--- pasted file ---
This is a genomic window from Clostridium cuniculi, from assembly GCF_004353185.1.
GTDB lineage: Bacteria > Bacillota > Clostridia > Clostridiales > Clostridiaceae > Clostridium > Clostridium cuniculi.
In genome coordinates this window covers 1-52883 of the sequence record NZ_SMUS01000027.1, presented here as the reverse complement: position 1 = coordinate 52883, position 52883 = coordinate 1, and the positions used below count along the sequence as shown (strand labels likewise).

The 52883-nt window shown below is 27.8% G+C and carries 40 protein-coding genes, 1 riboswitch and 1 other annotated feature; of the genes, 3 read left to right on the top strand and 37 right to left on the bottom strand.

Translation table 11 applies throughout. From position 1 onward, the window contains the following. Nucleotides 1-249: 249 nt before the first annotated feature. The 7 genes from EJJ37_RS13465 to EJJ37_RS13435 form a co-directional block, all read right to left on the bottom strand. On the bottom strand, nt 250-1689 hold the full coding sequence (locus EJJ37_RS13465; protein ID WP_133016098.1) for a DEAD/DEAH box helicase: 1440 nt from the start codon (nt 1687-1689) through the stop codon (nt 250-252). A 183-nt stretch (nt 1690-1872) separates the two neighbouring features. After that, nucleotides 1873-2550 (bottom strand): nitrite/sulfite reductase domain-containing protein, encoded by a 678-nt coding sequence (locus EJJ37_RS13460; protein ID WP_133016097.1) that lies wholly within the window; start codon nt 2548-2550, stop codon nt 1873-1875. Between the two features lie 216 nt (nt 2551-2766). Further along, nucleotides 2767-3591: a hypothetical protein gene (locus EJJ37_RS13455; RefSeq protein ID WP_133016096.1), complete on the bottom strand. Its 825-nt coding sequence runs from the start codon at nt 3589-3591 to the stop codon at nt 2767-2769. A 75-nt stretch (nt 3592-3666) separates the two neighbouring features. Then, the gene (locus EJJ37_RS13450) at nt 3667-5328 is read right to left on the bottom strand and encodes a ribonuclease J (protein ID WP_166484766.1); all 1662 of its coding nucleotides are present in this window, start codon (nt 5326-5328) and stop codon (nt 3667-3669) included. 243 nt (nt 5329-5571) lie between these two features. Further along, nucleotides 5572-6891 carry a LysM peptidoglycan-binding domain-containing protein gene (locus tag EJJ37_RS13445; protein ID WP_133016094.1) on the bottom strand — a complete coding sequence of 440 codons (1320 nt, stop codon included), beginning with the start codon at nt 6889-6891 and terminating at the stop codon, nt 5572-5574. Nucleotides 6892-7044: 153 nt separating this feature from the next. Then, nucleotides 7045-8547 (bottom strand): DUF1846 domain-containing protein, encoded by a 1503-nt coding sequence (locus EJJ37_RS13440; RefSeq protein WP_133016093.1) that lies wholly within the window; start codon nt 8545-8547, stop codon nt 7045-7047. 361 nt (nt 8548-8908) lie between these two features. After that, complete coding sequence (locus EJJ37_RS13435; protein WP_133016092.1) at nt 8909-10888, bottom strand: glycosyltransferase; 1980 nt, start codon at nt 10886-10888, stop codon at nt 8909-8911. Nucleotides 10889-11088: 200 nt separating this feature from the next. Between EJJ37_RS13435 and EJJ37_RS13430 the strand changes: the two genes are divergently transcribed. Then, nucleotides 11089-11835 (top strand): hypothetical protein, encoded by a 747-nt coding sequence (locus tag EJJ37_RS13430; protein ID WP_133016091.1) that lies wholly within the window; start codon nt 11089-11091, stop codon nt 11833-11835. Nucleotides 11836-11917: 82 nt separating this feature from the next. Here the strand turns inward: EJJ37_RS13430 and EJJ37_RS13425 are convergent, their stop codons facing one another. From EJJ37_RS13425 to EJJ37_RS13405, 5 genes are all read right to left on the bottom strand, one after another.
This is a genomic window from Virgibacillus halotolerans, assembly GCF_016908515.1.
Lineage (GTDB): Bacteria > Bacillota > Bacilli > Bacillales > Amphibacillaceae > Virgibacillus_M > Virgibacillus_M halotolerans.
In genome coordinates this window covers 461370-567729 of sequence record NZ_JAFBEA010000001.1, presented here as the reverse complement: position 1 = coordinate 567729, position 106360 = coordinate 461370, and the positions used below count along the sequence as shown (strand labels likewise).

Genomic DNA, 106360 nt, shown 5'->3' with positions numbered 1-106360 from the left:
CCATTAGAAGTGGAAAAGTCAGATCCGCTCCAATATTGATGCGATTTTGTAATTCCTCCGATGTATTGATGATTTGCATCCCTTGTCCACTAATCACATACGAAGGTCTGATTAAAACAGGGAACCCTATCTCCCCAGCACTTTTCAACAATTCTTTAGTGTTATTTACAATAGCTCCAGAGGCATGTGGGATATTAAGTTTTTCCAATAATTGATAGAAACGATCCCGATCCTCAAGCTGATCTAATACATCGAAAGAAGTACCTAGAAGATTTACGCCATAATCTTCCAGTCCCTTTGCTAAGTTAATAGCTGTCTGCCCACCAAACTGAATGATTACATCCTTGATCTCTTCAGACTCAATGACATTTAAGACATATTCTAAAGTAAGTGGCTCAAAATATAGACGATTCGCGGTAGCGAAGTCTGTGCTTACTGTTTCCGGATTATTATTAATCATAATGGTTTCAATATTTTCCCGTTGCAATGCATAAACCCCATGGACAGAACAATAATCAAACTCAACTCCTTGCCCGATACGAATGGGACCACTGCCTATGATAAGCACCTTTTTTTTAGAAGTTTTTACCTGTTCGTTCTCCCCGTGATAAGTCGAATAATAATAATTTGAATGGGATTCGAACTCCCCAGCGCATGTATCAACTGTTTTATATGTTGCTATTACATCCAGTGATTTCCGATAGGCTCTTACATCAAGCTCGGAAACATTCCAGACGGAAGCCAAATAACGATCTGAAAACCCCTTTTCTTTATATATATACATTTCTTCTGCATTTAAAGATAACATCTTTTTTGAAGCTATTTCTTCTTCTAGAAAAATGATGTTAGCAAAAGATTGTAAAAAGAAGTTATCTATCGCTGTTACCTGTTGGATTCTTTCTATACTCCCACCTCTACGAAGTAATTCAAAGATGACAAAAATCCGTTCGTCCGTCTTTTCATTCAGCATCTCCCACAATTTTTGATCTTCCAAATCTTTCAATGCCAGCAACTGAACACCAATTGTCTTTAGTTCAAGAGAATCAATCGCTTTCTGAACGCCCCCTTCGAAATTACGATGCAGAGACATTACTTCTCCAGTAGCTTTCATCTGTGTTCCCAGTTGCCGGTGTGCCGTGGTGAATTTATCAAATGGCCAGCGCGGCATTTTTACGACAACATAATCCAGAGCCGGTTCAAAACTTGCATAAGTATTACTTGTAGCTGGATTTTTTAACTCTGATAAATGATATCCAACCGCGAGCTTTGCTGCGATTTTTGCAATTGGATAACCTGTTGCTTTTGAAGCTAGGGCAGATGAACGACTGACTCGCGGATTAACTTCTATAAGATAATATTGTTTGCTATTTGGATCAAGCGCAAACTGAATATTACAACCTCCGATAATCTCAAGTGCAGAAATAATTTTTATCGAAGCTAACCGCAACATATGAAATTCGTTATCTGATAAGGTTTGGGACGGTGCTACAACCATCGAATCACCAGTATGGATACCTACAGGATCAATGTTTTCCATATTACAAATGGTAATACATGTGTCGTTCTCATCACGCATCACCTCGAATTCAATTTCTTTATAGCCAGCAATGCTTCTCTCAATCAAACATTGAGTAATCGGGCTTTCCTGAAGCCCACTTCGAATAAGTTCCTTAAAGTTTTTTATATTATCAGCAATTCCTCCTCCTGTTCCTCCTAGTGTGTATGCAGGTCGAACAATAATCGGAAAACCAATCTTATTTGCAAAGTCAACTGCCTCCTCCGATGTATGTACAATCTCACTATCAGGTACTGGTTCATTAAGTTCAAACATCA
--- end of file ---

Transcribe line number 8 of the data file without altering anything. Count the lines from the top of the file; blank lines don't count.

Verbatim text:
In genome coordinates this window covers 461370-567729 of sequence record NZ_JAFBEA010000001.1, presented here as the reverse complement: position 1 = coordinate 567729, position 106360 = coordinate 461370, and the positions used below count along the sequence as shown (strand labels likewise).